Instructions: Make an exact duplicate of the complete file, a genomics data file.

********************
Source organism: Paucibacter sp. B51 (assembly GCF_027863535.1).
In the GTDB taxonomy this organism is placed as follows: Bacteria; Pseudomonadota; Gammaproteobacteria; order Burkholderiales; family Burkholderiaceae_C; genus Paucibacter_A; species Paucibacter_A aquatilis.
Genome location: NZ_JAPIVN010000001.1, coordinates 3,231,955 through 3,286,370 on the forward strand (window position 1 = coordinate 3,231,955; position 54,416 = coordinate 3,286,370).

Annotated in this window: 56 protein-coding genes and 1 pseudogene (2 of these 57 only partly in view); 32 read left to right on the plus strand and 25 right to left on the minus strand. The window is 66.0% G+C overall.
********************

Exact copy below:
Source organism: Paucibacter sp. B51 (assembly GCF_027863535.1).
In the GTDB taxonomy this organism is placed as follows: Bacteria; Pseudomonadota; Gammaproteobacteria; order Burkholderiales; family Burkholderiaceae_C; genus Paucibacter_A; species Paucibacter_A aquatilis.
Genome location: NZ_JAPIVN010000001.1, coordinates 3,231,955 through 3,286,370 on the forward strand (window position 1 = coordinate 3,231,955; position 54,416 = coordinate 3,286,370).

Annotated in this window: 56 protein-coding genes and 1 pseudogene (2 of these 57 only partly in view); 32 read left to right on the plus strand and 25 right to left on the minus strand. The window is 66.0% G+C overall.